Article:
|Outside of Japanese and Mexican, Thai food is the one type of food I would have the toughest time living without.
The reasons for this are many, including it's variety, unique and exotic nature, it's vibrant flavors, and the use of
fresh ingredients. Thai food also traditionally uses a good deal of seafood, which is always a way to get my
attention. Historically Thai food was heavily influenced by the waterborne/seafaring nature of the traditional Thai
lifestyle, and because of the Buddist influence, large chuncks of meat were usually eschewed. Typically meat is
chopped up or shredded and mixed with herbs and/or spices. The Thai people have been extremely adept at
combining influences from both East and West to form a uniquely Siamese cuisine. Some of the most vital
influences on contemporary Thai cuisine include those of the Dutch, Japanese, Chinese, Portegese, and French.
Especially important is the introduction of frying, stir frying, and deep frying by the Chinese, and the introduction
of chilies by the Portugese who developed a fondness for them after Portugese missionaries encountered them
while serving in South America.
The eating of Thai food also has a unique nature which is designed to appeal to all senses and ultimately seeks to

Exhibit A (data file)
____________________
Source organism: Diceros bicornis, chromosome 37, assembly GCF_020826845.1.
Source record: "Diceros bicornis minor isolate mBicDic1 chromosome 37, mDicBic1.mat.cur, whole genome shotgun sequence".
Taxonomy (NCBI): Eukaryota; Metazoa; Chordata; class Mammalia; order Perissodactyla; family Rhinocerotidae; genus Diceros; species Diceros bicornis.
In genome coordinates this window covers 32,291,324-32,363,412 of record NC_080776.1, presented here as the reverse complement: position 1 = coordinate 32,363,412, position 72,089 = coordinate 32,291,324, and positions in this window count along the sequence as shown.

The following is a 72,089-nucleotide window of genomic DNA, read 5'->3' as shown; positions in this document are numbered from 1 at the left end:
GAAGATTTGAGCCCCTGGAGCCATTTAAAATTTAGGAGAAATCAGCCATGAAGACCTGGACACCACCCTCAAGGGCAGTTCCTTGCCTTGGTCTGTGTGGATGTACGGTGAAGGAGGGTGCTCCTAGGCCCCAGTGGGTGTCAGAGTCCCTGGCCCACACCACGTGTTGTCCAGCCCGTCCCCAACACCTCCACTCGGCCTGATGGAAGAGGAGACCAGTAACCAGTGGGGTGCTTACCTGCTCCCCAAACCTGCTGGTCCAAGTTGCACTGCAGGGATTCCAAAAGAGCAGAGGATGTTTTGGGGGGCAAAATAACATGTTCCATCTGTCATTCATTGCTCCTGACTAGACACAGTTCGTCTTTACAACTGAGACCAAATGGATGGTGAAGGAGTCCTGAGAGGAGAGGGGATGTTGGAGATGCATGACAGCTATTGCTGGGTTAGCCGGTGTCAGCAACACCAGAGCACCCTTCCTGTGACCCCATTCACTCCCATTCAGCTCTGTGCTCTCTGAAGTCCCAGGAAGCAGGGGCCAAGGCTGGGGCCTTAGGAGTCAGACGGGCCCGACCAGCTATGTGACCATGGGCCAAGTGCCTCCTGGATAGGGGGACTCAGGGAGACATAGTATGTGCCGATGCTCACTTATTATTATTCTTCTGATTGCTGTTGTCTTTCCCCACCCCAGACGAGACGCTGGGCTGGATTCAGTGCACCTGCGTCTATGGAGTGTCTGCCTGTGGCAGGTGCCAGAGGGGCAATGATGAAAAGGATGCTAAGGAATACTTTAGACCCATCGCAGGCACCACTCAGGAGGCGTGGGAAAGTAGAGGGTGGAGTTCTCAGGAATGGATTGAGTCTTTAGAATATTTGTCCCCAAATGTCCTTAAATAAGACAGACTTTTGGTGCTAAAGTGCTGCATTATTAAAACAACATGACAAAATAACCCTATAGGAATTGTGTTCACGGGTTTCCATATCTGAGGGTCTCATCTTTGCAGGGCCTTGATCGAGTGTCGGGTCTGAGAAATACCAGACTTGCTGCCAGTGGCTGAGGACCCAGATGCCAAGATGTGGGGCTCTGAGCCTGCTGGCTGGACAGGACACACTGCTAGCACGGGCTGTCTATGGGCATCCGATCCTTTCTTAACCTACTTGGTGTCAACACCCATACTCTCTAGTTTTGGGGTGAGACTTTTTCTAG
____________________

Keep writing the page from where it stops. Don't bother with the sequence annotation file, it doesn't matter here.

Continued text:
balance spice, flavor, color, and texture. A Thai meal should include a soup (spicy or not), a curry dish(usually
spicy), fish and/or vegetables with a dip (typically not spicy), rice, and finishing with a sweet desert or freash fruit
such as mango, papaya, durian, grapes, or melon. Thai food is also eaten with a fork and spoon, and is prepared in
a way that obviates the need for a knife. In addition, Thai food is best eaten in a group were a number of various
dishes can be shared.
My personal favorite Thai dishes include Tom Yum or Tom Ka Gai soup, green curry with fish, Pad Thai noodles,
spring rolls, and sticky rice (used tradionally as part of a dessert, not with the main meal). As for drinks that
compliment Thai meals, you can't go wrong with a great Thai beer such as Singha, but there are many great
tradional drinks such as Thai tea (Cha Yen), Thai hibiscus drink (Nam Ga Jiup), soybean milk (Tee's favorite), or
fresh Guava juice.
Here in Salt Lake City we haven't had more than a couple of Thai restaurants until quite recently. While there are
now several spots to choose from, only a couple are really worth patronizing. Conversely, the number of good Thai
establishments Tee and I were able to enjoy while living in both Sydney and Honolulu has spoiled us. Below I've
noted some particularly good Thai restaurants in all three cities. If you know of others, tell me about them!
2028 Kuhio Ave,
1435 South State Street
28 Macleay Street
Potts Point NSW
Phone (02) 9326 9135
1726 S King St
1295 S Beretania St
182-184 Oxford Street
Phone (02) 9332 3133
243 Oxford St
Phone (02) 9361 4817
1968 E. Murray-Holladay Rd.